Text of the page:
the Impersonal player is skilled at excluding the human factor, he goes to
extremes to be sure others do not relate in kind.


Dr. Arnold, in the
illustration, schedules a fifteen minute appointment a few days away to be sure
he is on someone’s mind. At the restaurant, Bob makes sure Tim remembers him.
In little and big ways, Impersonal players have a way of staying on your mind.
They are there on your way home, at the dinner table, and even in your sleep,
if you are one of their patsies.


Here is a little
trick to spot experienced players. Over the next few days, make a mental record
every time someone comes up in your thoughts or in your conversations with
friends or co-workers. Now think about whether the thought or discussion is
positive or negative. Counting only the negative, who comes up the most often?
He may be an Impersonal player. Here is how to tell:


•           Is he rigid
and inflexible?


•           Is he one of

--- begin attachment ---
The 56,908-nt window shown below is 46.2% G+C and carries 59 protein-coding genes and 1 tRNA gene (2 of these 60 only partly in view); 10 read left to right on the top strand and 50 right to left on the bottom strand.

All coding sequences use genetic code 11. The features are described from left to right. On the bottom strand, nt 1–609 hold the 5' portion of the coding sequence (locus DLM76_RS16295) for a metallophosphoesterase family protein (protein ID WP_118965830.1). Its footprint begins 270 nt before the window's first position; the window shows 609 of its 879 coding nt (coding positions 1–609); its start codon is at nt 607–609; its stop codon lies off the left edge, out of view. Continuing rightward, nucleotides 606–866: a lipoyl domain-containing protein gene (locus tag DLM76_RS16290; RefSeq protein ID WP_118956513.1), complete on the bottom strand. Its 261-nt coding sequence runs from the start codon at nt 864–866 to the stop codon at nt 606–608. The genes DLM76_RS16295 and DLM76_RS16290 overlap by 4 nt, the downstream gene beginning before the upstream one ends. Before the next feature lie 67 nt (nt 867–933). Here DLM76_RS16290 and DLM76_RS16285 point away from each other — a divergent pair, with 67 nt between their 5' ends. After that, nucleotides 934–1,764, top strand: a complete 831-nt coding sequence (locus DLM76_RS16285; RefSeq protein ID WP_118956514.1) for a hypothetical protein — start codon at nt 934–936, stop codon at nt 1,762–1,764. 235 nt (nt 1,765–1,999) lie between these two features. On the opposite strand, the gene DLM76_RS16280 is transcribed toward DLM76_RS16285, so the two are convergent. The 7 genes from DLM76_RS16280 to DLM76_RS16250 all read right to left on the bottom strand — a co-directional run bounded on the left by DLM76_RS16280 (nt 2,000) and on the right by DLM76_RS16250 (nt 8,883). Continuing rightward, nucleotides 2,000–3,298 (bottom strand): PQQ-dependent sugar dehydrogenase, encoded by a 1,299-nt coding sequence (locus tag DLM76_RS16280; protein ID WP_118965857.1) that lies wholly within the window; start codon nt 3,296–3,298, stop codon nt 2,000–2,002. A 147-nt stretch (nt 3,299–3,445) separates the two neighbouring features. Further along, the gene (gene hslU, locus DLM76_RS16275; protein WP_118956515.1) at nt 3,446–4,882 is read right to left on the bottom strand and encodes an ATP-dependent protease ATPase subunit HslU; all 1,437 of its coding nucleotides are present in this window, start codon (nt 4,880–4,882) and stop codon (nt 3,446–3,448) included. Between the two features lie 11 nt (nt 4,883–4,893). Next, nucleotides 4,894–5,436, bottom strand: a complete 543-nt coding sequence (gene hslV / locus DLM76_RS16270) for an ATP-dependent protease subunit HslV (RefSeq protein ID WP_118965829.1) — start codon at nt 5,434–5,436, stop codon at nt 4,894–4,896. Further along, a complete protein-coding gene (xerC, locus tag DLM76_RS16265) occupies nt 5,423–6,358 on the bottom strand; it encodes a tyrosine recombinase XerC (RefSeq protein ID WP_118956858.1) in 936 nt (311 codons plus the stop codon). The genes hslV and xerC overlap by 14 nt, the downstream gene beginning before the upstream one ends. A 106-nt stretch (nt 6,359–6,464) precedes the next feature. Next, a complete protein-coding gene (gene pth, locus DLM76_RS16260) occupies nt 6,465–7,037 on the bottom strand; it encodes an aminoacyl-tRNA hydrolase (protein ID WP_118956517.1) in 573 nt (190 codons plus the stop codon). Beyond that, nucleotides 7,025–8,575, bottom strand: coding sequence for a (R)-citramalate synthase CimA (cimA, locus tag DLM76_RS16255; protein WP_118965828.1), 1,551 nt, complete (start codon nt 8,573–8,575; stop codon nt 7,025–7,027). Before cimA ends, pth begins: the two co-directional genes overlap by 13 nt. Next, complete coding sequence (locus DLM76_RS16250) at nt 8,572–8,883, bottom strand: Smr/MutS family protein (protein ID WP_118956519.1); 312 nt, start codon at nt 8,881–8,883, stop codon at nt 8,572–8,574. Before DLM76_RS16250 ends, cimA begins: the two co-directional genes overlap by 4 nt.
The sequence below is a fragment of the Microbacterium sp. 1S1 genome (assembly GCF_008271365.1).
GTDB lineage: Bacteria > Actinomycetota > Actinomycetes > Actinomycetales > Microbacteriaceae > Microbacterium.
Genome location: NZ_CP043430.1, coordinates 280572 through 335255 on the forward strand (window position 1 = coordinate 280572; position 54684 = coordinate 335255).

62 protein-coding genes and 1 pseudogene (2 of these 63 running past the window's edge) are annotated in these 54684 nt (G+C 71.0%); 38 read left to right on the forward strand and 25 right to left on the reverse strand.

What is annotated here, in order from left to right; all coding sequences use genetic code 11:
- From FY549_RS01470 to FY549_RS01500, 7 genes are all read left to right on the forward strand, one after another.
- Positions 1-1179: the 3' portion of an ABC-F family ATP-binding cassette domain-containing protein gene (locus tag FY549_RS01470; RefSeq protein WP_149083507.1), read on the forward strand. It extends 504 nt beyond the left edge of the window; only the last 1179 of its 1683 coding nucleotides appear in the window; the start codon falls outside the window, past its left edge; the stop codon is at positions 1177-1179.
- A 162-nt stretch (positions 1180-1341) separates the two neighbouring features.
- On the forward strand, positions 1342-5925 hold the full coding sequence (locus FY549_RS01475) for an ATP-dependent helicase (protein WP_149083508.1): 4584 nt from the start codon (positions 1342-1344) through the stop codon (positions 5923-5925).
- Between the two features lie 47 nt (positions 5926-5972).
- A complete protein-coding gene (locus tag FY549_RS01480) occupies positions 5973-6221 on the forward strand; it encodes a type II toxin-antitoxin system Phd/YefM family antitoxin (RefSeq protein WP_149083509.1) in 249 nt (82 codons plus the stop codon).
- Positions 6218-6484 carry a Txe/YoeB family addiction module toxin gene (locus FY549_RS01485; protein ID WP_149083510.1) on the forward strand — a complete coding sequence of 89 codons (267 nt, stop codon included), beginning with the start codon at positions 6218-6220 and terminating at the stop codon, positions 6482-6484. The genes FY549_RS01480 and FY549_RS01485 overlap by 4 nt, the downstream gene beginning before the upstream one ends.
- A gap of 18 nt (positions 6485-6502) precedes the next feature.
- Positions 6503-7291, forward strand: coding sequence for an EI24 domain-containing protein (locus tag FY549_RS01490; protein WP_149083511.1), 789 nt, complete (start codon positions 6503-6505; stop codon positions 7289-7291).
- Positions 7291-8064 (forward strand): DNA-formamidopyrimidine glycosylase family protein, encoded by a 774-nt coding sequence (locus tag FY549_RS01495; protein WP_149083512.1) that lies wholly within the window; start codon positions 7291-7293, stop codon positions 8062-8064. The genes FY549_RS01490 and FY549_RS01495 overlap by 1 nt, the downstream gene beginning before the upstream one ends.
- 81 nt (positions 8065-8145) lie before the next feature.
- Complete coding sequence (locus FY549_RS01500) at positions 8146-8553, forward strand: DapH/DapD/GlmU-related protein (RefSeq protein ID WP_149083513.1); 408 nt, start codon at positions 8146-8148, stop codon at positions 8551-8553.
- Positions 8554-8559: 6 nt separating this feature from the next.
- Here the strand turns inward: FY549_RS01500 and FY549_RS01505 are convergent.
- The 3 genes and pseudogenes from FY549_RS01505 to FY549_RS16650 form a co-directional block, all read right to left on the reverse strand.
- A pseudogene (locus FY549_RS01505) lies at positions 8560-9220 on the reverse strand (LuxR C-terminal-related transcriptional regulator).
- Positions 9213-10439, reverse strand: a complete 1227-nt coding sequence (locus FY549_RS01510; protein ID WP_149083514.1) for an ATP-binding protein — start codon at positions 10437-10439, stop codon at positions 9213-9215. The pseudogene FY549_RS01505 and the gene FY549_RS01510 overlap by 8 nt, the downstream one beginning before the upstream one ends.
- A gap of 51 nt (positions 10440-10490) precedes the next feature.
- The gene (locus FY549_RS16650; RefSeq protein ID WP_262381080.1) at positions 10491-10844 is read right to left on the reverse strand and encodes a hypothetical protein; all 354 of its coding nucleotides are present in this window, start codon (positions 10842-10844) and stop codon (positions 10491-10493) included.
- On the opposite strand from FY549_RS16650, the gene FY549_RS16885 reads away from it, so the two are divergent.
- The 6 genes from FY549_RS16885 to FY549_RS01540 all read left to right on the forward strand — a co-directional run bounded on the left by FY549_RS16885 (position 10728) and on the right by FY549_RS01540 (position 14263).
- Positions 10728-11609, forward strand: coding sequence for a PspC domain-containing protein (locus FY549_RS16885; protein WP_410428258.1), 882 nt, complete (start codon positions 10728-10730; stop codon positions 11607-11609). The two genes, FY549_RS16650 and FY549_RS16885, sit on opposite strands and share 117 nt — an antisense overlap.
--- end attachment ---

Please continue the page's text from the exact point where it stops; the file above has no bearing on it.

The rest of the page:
the last living people you would expect to be supportive of your activities,
feelings, and goals?


•           Does he have
problems with give-and-take within relationships?


If you answer Yes!
Yes! Yes!
you have identified an Impersonal player.


Impersonal players do not think
people need reasons or explanations


This technique
comes in several forms. There is, “I am too far above you to warrant your
receiving an explanation from me.” This is the basic “snob
trick.”


At other times you
see, “I am the boss and am not to be questioned,” approach. This is
the “high-and-mighty trick.”


The next approach
is, “I am too busy or important to take time to give you a reason or
explanation.” This is the “Buzz off! trick.”


Additionally,
there is, “You would not understand.” This is the “You dumb . .
. trick.”


Finally comes the
most common trick. “Don’t ask for reasons or explanations when you already
know quite well what the reason or explanation is.” This is the “mind
reader’s trick.” If you do not read minds, you are out of luck.


Whichever gambit
he uses, the Impersonal player will carry it off with arrogance and style.


Impersonal players relate to
everyone the same


This is the main
technique required to be an Impersonal player. There are those
“jerks” who are nice to some people and obnoxious with others,
pleasant to your face, and then talk about you behind your back. Impersonal
players are consistent and take pride in being evenhanded. They treat everyone
equally badly, if it serves their purposes.